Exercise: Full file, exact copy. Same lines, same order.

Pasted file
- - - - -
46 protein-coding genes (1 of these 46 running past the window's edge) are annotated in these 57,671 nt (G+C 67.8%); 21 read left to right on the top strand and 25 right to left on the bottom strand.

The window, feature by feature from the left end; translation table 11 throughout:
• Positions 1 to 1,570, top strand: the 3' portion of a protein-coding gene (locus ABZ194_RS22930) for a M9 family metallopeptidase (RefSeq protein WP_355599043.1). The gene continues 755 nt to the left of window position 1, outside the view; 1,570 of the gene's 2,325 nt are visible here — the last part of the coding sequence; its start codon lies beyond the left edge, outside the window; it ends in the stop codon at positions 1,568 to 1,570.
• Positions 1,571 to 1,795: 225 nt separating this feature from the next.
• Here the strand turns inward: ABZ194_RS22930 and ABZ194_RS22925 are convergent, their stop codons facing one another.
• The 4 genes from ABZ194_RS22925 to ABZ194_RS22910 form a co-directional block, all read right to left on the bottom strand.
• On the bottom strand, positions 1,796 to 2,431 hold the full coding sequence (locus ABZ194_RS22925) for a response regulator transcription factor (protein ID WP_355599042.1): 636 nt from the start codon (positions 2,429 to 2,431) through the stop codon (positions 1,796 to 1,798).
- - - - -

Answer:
46 protein-coding genes (1 of these 46 running past the window's edge) are annotated in these 57,671 nt (G+C 67.8%); 21 read left to right on the top strand and 25 right to left on the bottom strand.

The window, feature by feature from the left end; translation table 11 throughout:
• Positions 1 to 1,570, top strand: the 3' portion of a protein-coding gene (locus ABZ194_RS22930) for a M9 family metallopeptidase (RefSeq protein WP_355599043.1). The gene continues 755 nt to the left of window position 1, outside the view; 1,570 of the gene's 2,325 nt are visible here — the last part of the coding sequence; its start codon lies beyond the left edge, outside the window; it ends in the stop codon at positions 1,568 to 1,570.
• Positions 1,571 to 1,795: 225 nt separating this feature from the next.
• Here the strand turns inward: ABZ194_RS22930 and ABZ194_RS22925 are convergent, their stop codons facing one another.
• The 4 genes from ABZ194_RS22925 to ABZ194_RS22910 form a co-directional block, all read right to left on the bottom strand.
• On the bottom strand, positions 1,796 to 2,431 hold the full coding sequence (locus ABZ194_RS22925) for a response regulator transcription factor (protein ID WP_355599042.1): 636 nt from the start codon (positions 2,429 to 2,431) through the stop codon (positions 1,796 to 1,798).